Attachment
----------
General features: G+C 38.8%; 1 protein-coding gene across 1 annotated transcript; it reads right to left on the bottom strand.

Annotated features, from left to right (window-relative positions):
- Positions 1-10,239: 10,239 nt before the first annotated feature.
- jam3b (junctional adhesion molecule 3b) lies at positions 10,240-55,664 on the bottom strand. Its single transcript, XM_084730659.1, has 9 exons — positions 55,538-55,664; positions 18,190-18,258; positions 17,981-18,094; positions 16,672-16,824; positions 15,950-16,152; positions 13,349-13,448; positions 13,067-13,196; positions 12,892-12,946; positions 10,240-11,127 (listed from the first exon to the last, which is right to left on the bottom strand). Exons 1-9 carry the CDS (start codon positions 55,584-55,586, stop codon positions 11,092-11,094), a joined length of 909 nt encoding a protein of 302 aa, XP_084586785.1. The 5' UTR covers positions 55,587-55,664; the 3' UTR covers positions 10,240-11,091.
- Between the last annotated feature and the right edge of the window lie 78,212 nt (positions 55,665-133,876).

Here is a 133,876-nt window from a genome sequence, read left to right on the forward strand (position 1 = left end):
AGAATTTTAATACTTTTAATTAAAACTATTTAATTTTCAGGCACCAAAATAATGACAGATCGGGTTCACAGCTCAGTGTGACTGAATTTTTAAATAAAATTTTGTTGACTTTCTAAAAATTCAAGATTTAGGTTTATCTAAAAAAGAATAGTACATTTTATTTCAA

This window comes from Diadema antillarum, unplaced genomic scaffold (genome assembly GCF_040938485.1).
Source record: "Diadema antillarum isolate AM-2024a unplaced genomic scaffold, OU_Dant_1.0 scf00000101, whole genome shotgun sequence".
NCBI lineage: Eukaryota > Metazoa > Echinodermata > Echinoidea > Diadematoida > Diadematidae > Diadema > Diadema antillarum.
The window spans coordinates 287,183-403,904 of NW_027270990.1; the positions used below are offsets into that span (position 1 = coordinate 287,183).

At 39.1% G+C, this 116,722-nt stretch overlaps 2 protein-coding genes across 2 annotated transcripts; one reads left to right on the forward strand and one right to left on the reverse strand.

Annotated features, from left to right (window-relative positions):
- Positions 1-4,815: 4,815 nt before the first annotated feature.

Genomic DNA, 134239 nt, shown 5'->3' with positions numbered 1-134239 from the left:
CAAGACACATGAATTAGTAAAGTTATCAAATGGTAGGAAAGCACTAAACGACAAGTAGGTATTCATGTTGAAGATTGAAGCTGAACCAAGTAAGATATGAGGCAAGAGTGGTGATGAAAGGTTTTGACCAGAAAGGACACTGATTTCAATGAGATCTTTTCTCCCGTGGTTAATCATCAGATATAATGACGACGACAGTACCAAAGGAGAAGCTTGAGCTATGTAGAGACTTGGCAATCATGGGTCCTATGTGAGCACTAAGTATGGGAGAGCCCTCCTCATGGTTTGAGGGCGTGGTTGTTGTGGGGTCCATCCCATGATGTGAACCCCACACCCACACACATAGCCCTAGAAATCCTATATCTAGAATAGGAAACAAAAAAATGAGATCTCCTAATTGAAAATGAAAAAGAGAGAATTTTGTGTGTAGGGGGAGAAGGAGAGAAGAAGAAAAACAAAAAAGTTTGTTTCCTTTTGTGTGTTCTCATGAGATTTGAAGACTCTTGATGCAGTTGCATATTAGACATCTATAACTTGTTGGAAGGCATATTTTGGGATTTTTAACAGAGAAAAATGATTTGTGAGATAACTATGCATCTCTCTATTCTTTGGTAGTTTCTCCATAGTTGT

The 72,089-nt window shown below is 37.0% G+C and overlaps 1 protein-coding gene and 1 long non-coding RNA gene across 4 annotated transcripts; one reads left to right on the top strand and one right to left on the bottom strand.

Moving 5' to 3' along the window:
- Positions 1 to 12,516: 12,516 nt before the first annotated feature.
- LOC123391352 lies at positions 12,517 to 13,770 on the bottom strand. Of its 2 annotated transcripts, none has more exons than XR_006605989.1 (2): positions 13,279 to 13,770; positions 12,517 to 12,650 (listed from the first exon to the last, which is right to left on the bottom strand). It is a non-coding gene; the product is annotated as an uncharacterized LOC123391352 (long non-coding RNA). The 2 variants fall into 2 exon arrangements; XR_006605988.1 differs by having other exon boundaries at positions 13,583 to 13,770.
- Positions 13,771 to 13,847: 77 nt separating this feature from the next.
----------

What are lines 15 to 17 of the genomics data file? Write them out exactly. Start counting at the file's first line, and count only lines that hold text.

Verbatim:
Genomic DNA, 134239 nt, shown 5'->3' with positions numbered 1-134239 from the left:
CAAGACACATGAATTAGTAAAGTTATCAAATGGTAGGAAAGCACTAAACGACAAGTAGGTATTCATGTTGAAGATTGAAGCTGAACCAAGTAAGATATGAGGCAAGAGTGGTGATGAAAGGTTTTGACCAGAAAGGACACTGATTTCAATGAGATCTTTTCTCCCGTGGTTAATCATCAGATATAATGACGACGACAGTACCAAAGGAGAAGCTTGAGCTATGTAGAGACTTGGCAATCATGGGTCCTATGTGAGCACTAAGTATGGGAGAGCCCTCCTCATGGTTTGAGGGCGTGGTTGTTGTGGGGTCCATCCCATGATGTGAACCCCACACCCACACACATAGCCCTAGAAATCCTATATCTAGAATAGGAAACAAAAAAATGAGATCTCCTAATTGAAAATGAAAAAGAGAGAATTTTGTGTGTAGGGGGAGAAGGAGAGAAGAAGAAAAACAAAAAAGTTTGTTTCCTTTTGTGTGTTCTCATGAGATTTGAAGACTCTTGATGCAGTTGCATATTAGACATCTATAACTTGTTGGAAGGCATATTTTGGGATTTTTAACAGAGAAAAATGATTTGTGAGATAACTATGCATCTCTCTATTCTTTGGTAGTTTCTCCATAGTTGT

The 72,089-nt window shown below is 37.0% G+C and overlaps 1 protein-coding gene and 1 long non-coding RNA gene across 4 annotated transcripts; one reads left to right on the top strand and one right to left on the bottom strand.